To study the excitation conditions of the H2 lines, we obtained the intensity ratio between the H2 S(1) 10 and H2 S(1) 21 lines toward the three H2 structures defined in Fig. 5, whose offset on the sky from IRS is shown in Table 2. The obtained values are about 10 for the first arc-like feature (first peak of the H2 profiles in Fig. 5), and ~25 for the second arc-like feature (second peak in Fig. 5) and for the isolated and farthest knot (third tiny peak in the same figure). In Sect. 4.1 we discuss these.

Table 2

Offsets of emission-line features along the cone-shaped nebula determined from Gaussian fits to profiles shown in Fig. 5.

thumbnail Fig. 5

Profiles of the line emission plotted along the axis of the cone-shaped nebula (the offset axis is measured in the plane of the sky). In the top panel we present profiles of [FeII], H2 10 S(1), and H2 21 S(1) in red, blue, and green, respectively. In the bottom panel we show the profiles of CO 20 (bh) and Brγ in red and blue, respectively. In both panels, the continuum emission in K band, observed with the K-cont filter (black), is included for comparison. The profiles are normalized to the peak emission.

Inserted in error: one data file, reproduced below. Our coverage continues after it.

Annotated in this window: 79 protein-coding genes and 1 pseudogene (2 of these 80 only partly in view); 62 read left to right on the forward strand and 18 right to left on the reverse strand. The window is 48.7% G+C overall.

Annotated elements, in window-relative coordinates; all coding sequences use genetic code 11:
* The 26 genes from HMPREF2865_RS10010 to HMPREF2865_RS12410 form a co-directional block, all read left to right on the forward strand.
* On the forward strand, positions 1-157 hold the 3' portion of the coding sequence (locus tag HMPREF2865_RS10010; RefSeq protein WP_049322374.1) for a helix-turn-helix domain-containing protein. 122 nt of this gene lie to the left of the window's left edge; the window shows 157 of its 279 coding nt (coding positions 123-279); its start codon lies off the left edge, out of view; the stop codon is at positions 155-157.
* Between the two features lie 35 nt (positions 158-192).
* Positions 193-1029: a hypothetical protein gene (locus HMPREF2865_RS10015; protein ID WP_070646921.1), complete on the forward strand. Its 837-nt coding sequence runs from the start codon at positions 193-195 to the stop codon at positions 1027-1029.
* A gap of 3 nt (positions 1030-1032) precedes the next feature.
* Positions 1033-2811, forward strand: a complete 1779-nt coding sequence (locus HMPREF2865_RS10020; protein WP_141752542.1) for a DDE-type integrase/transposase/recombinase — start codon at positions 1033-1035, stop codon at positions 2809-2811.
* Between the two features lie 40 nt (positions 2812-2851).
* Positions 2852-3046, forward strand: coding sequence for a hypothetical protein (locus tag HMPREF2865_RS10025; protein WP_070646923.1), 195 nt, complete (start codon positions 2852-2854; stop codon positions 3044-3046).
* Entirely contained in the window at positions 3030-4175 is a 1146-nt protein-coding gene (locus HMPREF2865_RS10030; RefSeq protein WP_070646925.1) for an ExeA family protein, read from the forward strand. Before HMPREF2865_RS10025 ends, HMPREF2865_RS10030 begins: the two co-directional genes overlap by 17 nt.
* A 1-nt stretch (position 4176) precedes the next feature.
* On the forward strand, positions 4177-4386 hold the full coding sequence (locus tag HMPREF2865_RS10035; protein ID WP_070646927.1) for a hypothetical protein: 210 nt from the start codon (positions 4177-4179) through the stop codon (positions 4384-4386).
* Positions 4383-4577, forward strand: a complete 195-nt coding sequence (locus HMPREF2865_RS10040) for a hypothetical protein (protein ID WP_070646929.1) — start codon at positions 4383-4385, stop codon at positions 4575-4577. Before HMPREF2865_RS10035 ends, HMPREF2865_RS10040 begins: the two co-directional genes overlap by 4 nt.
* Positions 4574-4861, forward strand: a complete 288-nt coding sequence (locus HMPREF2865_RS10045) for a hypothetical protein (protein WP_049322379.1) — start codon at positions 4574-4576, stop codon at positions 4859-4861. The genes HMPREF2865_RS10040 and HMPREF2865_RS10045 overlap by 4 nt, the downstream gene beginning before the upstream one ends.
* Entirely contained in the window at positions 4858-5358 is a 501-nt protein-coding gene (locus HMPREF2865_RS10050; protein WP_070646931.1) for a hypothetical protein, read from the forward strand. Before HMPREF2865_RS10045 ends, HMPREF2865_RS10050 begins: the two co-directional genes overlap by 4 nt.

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Finally, we inspected the images to search for emission that might be related to IRS at larger spatial scales. The only case in which emission extends beyond the emission localized in the close vicinity of IRS is in H2 10 S(1). In the H2 10 S(1) continuum-subtracted image several knots and filaments appear at about 45′′ (equivalent to 49.5 kAU in projection) around IRS toward the northwest and southwest, which perfectly match the distribution of the red- and blueshifted molecular outflows discovered in Paper I. Figure 6 shows the H2 10 S(1) continuum-subtracted emission with contours of the integrated 12CO J = 3−2 line as presented in Paper I.

3.1. Proper motions

Following the precessing jet scenario and using two observations with temporal difference, it is possible to estimate the proper motions of some structure belonging to the cone-shaped nebula. To do so, we compared our J-band observations of the field, taken in August 2014, with the J-band image from the UKIDSS Survey taken in June 2005, providing a temporal interval of about nine years. The angular resolutions are about 0.1 and 0.4 arcsec pix-1 for Gemini and UKIDSS, respectively. The astrometry of the two images was checked based on the position of several point sources in the field, and no evident offset was detected within the resolutions involved.

thumbnail Fig. 6

H2 10 S(1) continuum-subtracted emission with the 12CO J = 3−2 contours superimposed, as presented in Paper I, representing the red- and blueshifted molecular outflows. The yellow cross is the IRS position and the beam-size of the 12CO observations is shown in the bottom right corner.

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thumbnail Fig. 7